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James Counsell QC writes PI case analysis for LexisNexis PSL


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James Counsell QC Case Analysis

“Football club vicariously liable for historical sex abuse but a girls’ boarding school is not.” LexisNexis PSL invited James Counsell QC to analyse his recent high profile sexual abuse cases.

Following on from the judgment in BXB v Watch Tower (handed down on 30 January) come two more historical abuse judgments in claims brought against institutions—one against Blackpool Football Club and the other against a girls’ boarding school. Both claims raised very similar issues and were tried by the same Judge (Griffiths J) but they ended with diametrically opposite results. James Counsell QC acted for the claimants in all three cases and examined their implications for other cases in the pipeline, for Lexis Nexis PSL.

Excerpt from article

DSN v Blackpool Football Club Ltd [2020] EWHC 595 (QB)[2020] All ER (D) 92 (Mar)

EXE v Governors of the Royal Naval School [2020] EWHC 596 (QB)[2020] All ER (D) 100 (Mar)

The practical implications

In both cases, the court was dealing with limitation (the claim was 22 years out of time in DSN and 20 years in EXE), vicarious liability, causation and quantum. The contrasting results of these two cases is a useful reminder that, however complex and fast-moving the law is in this area, ultimately, a claim often comes down to the credibility of the witnesses and, in particular, of the claimant.

In DSN the judge at para [49] entirely accepted the claimant’s account as being ‘cogent, circumstantial and convincing’, supported, as it was, by a number of witnesses, some of whom had also been abused. Accordingly he was satisfied that, even if the case had been heard within time, and other witnesses, then alive, had been available, that other evidence would not have persuaded him to a different conclusion. He therefore found at para [60] that there was ‘no real risk of substantial prejudice’ and disapplied the limitation period.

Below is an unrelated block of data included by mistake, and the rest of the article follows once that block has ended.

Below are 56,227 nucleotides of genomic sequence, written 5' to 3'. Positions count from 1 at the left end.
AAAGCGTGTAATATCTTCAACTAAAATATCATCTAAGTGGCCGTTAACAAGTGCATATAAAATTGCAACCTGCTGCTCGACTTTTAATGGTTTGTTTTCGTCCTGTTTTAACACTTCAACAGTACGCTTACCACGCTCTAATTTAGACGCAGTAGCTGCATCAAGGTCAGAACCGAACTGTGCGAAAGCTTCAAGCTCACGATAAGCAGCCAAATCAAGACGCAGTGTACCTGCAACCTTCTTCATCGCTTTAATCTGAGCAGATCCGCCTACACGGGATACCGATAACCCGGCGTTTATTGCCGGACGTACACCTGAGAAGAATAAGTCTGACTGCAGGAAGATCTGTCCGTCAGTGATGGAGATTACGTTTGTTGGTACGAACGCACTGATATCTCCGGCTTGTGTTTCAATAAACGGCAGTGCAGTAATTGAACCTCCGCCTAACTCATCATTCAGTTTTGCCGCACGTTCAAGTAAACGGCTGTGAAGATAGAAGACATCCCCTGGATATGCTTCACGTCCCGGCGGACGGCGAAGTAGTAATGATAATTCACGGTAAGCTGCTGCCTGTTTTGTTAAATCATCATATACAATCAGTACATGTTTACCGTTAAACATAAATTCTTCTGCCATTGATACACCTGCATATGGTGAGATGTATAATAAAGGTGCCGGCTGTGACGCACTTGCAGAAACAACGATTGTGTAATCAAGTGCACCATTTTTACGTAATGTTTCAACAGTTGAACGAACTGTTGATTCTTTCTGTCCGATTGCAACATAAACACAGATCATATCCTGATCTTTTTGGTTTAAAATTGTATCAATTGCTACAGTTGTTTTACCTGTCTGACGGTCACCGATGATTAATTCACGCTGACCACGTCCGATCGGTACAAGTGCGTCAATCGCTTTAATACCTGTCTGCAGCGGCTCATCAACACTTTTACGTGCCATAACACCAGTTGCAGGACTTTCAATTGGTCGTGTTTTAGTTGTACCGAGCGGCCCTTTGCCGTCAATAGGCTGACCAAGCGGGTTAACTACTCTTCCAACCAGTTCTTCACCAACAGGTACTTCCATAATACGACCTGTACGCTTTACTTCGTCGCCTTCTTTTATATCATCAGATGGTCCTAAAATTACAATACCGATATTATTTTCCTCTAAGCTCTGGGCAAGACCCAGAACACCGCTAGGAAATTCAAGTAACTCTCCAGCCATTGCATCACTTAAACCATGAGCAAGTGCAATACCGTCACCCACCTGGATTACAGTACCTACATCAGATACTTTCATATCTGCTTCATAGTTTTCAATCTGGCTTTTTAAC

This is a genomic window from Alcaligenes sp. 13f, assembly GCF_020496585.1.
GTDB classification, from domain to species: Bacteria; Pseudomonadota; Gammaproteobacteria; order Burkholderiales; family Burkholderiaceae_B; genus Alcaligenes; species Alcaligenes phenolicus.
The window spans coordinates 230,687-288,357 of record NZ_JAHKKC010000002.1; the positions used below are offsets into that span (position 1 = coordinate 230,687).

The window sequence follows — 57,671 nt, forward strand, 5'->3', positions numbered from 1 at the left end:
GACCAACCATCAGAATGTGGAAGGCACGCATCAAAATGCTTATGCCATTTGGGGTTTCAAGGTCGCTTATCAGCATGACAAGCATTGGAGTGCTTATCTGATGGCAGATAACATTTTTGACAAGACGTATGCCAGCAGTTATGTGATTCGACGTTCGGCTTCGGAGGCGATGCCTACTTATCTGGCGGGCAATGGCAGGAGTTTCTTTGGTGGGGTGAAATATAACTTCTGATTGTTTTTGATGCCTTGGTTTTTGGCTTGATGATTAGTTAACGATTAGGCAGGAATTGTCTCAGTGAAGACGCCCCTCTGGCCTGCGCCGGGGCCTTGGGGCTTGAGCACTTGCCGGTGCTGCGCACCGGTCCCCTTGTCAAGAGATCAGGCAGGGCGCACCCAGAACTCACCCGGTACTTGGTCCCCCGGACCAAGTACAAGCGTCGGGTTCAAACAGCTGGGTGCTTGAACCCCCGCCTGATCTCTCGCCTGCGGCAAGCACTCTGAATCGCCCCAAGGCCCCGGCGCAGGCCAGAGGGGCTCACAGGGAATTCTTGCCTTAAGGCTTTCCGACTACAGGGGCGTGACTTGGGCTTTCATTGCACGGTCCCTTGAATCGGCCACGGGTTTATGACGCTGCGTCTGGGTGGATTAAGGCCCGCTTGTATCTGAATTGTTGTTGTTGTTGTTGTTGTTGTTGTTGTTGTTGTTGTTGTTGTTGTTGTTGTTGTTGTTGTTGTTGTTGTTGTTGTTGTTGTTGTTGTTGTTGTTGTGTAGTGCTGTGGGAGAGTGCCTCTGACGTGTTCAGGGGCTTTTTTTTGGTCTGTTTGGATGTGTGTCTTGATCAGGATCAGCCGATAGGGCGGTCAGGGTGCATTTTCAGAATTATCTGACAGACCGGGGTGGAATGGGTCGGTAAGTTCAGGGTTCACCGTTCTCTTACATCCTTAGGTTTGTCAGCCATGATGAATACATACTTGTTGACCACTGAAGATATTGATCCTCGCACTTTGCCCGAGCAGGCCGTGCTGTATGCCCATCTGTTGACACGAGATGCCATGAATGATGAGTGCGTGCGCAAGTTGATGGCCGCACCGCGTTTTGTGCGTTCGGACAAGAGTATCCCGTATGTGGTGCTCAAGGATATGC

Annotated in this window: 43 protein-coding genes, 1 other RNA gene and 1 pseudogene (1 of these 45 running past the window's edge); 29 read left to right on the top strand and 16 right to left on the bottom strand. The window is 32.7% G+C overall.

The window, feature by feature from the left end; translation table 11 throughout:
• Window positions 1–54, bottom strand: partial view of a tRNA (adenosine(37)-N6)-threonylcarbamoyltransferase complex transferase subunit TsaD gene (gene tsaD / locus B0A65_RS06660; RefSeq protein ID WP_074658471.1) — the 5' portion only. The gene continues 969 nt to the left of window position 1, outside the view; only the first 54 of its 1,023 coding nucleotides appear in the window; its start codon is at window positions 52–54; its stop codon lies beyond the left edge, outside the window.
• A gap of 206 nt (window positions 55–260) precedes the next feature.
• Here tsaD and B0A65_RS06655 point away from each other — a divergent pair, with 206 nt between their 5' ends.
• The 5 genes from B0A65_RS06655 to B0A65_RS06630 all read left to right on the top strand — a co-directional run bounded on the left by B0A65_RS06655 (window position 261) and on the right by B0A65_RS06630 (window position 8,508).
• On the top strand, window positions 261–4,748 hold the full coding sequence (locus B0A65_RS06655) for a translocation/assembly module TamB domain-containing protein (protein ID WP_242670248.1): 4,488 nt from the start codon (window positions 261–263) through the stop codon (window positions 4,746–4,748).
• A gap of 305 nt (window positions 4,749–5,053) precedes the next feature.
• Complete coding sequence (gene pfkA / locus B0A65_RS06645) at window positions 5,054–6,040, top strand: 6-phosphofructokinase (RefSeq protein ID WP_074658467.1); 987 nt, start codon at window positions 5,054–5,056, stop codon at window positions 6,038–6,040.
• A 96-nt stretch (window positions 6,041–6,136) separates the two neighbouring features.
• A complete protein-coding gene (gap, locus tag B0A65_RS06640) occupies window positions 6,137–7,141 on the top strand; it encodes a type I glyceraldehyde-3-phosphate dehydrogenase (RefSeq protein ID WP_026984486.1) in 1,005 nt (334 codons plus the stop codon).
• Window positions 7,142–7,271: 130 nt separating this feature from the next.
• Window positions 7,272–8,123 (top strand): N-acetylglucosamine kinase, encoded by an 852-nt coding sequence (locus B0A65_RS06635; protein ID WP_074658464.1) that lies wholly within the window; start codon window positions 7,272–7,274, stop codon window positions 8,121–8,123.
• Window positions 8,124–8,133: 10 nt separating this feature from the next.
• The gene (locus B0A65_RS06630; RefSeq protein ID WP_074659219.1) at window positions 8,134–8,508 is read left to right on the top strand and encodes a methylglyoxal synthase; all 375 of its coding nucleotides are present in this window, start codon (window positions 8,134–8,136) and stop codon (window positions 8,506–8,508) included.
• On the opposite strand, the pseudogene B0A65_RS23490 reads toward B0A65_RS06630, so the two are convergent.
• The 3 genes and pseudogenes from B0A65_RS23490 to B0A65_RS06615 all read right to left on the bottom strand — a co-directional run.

The result was quite the opposite in EXE, where the same judge was not able to accept the claimant’s evidence, not because she was telling untruths but because her memory could not be said to be reliable enough when contrasted with other evidence both from contemporary sources and from the witnesses, including her father and sister, who gave evidence at the trial. Accordingly, the judge was not able to disapply the limitation period in that case.

Read the full analysis

This excerpt is part of an article published by Lexis®PSL on 23/03/2020. Members can read the full article here.

More information

James Counsell QC specialises in acting for victims of historical sexual abuse and is a leading authority on this subject. James is currently instructed in cases against football clubs and other sporting bodies, religious and educational organisations and the Scout Association.

To instruct James or find out more, please contact Graham Woods or Chris Rowe on +44 (0)20 7353 6381.

 


Barristers: James Counsell QC
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